Public commentary raises concerns about cancellation of PE program
Last week’s ASUCD Senate meeting was called to order at 6:10 pm on Thursday, Oct. 22. ASUCD President Kyle Krueger was absent, as were Senators Samantha Boudaie, Roberto Rodriguez Ibarra and Juan Velasco. Remaining vacant Senate positions are the External Affairs Commission Chair and the Judicial Council Chair.
The meeting began with a confirmation of the Refrigerator Services Director position of Julianna Christofi, who was elected by unanimous consent.
Food Service Director Darin Schluep then presented about the status of the Coffee House. Assistant Ombuds Jenny Xia, of the Ombuds Office, gave a presentation on conflict resolution and how the Ombuds Office can help people resolve the intergroup and interpersonal conflicts they may have.
Then, Gaurav Kappa, an undergraduate at San Jose State University, gave a presentation on the science of climate change and climate disruption. Kuppa also spoke about an upcoming climate disruption event he is hosting, which will include a panel of leaders from academia and the private sector.
During the second half of the meeting, Gender and Sexuality Commission Chair Jane Casto was absent.
During the public discussion period, Paul Medved, a UC Davis alumnus, spoke about his frustration over the UC Davis Administration’s recent decision to discontinue the PE program on campus.
“PE is important not only for student wellness, but it’s an essential component of the Intercollegiate Athletics Program [ICA],” Medved said. “Since the early 1990s, student fees have gone to ICA on the basis that it would continue to fund and offer credit-bearing PE classes. Currently, there is a petition with 3,000 signatures that was sent to both the Chancellor and the Provost. It may very well take more than that.”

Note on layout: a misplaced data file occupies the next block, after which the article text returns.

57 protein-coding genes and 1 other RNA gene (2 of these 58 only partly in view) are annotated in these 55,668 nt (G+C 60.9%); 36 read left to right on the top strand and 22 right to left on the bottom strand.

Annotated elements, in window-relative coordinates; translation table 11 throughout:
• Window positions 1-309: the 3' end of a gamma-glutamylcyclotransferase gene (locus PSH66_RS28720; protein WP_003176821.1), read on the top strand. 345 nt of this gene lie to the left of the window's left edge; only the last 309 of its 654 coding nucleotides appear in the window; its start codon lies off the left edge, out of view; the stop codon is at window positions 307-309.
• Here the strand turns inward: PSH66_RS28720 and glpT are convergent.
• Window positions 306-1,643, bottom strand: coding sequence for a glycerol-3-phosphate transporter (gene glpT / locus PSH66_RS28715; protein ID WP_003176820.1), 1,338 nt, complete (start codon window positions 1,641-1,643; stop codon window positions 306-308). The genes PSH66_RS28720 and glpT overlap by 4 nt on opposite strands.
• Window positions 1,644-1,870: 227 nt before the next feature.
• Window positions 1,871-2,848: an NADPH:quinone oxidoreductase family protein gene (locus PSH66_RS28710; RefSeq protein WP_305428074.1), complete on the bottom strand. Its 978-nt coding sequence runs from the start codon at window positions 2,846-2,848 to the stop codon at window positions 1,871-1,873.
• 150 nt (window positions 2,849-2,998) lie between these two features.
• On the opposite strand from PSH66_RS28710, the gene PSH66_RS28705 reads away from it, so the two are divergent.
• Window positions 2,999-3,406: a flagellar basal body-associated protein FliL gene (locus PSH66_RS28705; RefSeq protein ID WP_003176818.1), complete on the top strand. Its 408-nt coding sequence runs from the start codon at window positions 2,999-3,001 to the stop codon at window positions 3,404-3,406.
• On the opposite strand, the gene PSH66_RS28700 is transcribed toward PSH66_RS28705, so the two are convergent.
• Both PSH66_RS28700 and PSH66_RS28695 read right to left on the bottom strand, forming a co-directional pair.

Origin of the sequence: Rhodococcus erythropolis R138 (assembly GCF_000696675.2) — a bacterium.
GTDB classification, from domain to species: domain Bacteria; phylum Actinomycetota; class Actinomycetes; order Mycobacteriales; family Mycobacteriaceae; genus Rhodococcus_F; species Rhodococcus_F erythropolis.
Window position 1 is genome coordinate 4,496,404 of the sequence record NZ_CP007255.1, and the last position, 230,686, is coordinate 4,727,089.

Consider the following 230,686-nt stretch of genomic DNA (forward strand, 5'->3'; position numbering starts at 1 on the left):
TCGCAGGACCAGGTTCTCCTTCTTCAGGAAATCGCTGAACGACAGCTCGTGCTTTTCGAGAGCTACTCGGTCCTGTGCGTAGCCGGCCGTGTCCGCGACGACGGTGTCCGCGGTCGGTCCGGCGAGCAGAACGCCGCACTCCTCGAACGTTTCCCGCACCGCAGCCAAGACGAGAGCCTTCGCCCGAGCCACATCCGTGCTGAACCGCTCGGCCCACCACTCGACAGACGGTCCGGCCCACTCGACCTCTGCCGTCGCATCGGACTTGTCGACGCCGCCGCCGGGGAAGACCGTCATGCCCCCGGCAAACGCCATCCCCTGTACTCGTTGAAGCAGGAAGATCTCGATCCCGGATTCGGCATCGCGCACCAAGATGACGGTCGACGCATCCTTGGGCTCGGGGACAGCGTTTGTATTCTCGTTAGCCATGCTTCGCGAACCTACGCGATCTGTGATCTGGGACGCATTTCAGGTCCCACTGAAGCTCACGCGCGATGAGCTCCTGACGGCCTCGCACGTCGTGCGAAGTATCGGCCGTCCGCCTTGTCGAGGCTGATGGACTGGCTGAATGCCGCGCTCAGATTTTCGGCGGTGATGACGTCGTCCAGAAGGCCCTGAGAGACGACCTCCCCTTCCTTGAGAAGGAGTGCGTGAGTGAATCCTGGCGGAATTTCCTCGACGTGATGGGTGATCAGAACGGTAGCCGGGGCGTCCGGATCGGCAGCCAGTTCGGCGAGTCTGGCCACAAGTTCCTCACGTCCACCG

No new legislation was introduced. The meeting then moved into consideration of old legislation.
Brooke Isrow, a second-year political science-public service major, gave a presentation about Aggie Mentors, which provides mentoring for new students at UC Davis.
“We have seen the positive impact that Aggie Mentors has had on the lives of new students in just the couple of months that the program has been active,” Isrow said.
Senate Bill #2—designed to pass the Aggie Mentors programmatic committee (AMC)—then passed via unanimous consent.
Senate Bill #6, which adopts changes to Unitrans’ budget, was also passed. External Affairs Vice President Maria Martinez authored Senate Bill #7—which supports the reinstatement of affirmative action in the state of California—and Senator Khalil Malik motioned to consider emergency legislative procedure. According to Martinez, California is one of only 9 states that has banned affirmative action.
“[Affirmative action] will affect our day-to-day lives as students and our day-to-day lives when we graduate and go into the job market,” Martinez said. “The barriers we were facing to [SB 7] were at an institutional level, in terms of getting answers about what ASUCD could and could not vote on. Thankfully, our business manager Greg was able to jump through a lot of hoops and help us get this [on the table].”
A proposition regarding affirmative action is on the California ballot this election season, and Martinez noted the importance of making sure students know about it.
“We want to give students as much time as possible to make informed decisions when they’re going to the voting booth or mailing in their ballots,” Martinez said.
Senate Bill #7 passed unanimously.
Past meeting minutes from Aug. 13, 2020 and Oct. 15, 2020 were approved with unanimous consent.
Internal Vice President Emily Barneond adjourned the meeting at 9:43 pm.
Written by: Rebecca Bihn-Wallace — email@example.com